Insurers will only take a $700m hit at most from the economic damage caused by Typhoon Haiyan because the area is so poorly covered by insurance, according to risk modelling specialist AIR Worldwide.
AIR puts its lower estimate at $300m (£186m, $222m) from the catastrophe, which it says will have caused between $6.5bn and $14.5bn worth of destruction mostly across the Philippines where the worst of the tropical storm hit.
Philippines authorities put the death toll at around 4,000, though this is expected to rise further as the bodies of the missing are recovered. Many have lost everything, their homes and businesses swept away by raging winds and floods. As many as 650,000 people have been displaced.
"Super Typhoon Haiyan made landfall on the southern tip of Samar Island early morning local time on November 8 as one of the most powerful tropical cyclones in modern record-keeping," said Dr. Peter Sousounis, senior principal scientist, AIR Worldwide.
"The storm maintained impressive wind speeds as it traversed the Philippines before exiting over the cooler waters of the South China Sea, where it weakened as it headed northwest.
"The islands of Leyte, Samar, and northern Cebu are among the worst affected areas. Tacloban City, the capital and biggest city (population of 220,000) of Leyte province was particularly hard hit as storm surge depths as high as 4 meters destroyed every coastal home and left many inland neighbourhoods inundated with floodwaters."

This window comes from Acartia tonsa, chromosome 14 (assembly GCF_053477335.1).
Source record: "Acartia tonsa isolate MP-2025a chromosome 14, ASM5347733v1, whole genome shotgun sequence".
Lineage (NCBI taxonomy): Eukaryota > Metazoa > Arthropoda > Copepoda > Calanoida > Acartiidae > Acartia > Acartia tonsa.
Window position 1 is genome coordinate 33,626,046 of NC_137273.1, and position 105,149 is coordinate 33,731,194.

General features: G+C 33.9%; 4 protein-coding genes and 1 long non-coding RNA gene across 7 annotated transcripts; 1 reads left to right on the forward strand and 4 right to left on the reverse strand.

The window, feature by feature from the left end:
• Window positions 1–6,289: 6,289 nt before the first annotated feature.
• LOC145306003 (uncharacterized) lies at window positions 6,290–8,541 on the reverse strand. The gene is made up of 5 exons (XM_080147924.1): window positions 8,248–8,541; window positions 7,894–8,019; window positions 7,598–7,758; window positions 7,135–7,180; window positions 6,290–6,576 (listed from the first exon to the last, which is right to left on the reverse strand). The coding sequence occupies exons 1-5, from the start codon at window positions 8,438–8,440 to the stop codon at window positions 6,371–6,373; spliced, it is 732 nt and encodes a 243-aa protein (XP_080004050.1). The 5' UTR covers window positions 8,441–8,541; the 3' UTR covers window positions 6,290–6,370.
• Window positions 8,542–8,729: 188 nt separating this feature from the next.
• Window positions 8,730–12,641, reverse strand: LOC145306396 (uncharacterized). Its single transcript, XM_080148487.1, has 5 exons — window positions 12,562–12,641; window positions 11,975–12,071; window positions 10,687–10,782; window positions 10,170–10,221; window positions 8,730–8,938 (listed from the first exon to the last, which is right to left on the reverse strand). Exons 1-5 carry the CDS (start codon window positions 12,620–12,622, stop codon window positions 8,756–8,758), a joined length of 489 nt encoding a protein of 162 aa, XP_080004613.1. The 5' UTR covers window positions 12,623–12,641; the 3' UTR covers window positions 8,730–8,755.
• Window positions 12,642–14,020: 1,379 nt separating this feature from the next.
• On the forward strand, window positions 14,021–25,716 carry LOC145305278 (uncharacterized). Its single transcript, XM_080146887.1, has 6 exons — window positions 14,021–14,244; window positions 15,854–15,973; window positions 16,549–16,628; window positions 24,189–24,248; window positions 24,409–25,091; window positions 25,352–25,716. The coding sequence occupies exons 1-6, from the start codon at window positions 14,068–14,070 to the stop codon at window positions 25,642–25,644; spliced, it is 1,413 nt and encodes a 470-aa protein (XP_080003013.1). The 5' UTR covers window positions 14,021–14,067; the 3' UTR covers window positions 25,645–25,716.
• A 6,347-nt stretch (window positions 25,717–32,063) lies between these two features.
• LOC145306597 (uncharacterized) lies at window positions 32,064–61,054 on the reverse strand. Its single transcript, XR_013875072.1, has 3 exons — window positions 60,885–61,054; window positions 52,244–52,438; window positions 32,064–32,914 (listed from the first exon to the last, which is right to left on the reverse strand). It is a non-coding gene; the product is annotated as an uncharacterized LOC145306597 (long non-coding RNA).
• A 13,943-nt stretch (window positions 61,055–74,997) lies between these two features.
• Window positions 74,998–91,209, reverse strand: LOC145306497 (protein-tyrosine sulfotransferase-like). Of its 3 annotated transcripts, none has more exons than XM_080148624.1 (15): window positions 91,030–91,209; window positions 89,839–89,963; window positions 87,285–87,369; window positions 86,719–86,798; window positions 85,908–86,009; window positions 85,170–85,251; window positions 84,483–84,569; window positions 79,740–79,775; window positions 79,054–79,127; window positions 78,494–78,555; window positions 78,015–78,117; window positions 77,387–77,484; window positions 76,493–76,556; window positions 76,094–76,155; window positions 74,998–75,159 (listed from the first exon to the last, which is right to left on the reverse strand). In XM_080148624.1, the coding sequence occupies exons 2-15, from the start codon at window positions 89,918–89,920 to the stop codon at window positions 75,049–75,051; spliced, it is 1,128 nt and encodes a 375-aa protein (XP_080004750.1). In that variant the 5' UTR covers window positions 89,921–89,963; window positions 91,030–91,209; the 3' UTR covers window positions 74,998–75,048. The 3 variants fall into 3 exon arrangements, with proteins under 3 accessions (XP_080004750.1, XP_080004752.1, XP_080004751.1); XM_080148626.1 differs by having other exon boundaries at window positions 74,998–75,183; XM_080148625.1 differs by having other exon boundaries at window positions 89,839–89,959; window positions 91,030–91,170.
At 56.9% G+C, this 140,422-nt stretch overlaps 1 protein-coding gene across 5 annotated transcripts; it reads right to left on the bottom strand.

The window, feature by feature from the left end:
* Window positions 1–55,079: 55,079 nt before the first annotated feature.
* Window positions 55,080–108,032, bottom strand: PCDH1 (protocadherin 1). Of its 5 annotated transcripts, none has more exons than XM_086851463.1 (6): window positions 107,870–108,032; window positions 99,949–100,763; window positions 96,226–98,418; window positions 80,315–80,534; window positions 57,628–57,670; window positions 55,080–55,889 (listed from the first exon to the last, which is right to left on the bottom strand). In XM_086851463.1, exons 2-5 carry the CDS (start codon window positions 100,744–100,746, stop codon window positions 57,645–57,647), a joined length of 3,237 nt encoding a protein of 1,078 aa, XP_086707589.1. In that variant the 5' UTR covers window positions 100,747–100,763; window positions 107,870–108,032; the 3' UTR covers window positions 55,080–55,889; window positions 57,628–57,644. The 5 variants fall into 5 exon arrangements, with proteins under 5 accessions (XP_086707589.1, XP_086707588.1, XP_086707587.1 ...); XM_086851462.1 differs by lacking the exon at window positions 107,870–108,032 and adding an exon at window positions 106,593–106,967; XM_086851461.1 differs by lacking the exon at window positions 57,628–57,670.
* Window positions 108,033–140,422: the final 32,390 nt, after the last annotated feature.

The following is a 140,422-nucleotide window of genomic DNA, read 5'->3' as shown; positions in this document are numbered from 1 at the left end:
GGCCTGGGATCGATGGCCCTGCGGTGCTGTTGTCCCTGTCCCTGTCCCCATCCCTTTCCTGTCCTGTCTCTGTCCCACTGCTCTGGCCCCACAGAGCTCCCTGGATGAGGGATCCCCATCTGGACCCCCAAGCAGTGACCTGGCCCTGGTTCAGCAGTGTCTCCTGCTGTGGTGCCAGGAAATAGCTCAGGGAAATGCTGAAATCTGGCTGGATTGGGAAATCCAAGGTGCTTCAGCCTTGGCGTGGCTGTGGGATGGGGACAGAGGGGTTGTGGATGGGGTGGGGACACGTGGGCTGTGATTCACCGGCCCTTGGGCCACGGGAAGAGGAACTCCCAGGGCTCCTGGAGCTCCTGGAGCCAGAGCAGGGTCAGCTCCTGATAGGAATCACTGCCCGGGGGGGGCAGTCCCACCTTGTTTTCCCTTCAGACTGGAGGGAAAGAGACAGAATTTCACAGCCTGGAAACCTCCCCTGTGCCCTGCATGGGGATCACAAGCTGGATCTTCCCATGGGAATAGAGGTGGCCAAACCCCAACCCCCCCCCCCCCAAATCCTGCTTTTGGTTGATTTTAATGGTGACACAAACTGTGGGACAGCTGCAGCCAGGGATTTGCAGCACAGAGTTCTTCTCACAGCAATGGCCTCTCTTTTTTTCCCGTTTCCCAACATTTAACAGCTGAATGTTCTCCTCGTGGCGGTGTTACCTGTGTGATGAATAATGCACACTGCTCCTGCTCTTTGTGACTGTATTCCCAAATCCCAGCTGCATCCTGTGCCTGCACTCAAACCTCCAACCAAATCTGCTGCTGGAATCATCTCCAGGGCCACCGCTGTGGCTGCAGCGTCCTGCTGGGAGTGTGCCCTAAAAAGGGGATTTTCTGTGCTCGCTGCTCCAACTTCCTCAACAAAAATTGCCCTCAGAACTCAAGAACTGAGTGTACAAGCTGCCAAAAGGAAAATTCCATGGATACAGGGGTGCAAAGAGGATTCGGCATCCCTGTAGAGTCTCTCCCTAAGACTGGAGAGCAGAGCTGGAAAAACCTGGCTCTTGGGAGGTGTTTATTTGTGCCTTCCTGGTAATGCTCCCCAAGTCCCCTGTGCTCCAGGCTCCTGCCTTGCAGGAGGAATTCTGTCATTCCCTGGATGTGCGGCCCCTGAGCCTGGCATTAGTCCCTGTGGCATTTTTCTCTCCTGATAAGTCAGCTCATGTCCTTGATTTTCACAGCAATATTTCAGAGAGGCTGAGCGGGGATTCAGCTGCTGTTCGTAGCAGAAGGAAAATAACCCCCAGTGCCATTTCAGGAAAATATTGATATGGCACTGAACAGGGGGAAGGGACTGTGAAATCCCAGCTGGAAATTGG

Other estimates put the total economic damage at more than AIR Worldwide.
According to Kinetic Analysis Corp, the typhoon will swallow up a total of 5% of GDP output, worth between $12bn to $15bn, while German-based CEDIM Forensic Disaster Analysis places total economic losses will reach between $8bn and $19bn.
The World Bank says the annual typhoon season cuts the Philippines' GDP growth by an average of 0.8 percentage points each year.
Tacloban State of Emergency
A state of emergency was declared in Tacloban, the capital of the central Philippine province of Leyte, following widespread looting by desperate survivors affected by Typhoon Haiyan
The federal government imposed a curfew between 10:00 and 18:00 local time. The declaration of emergency follows reports of widespread looting in the devastated areas.
Some survivors are reportedly roaming the streets with guns to attack convoys carrying aid. Hundreds of troops and police personnel have been deployed in Tacloban to quell the looting.
"Tacloban is totally destroyed. Some people are losing their minds from hunger or from losing their families," school teacher Andrew Pomeda told AFP.
"People are becoming violent. They are looting business establishments, the malls, just to find food, rice and milk.... I am afraid that in one week, people will be killing from hunger."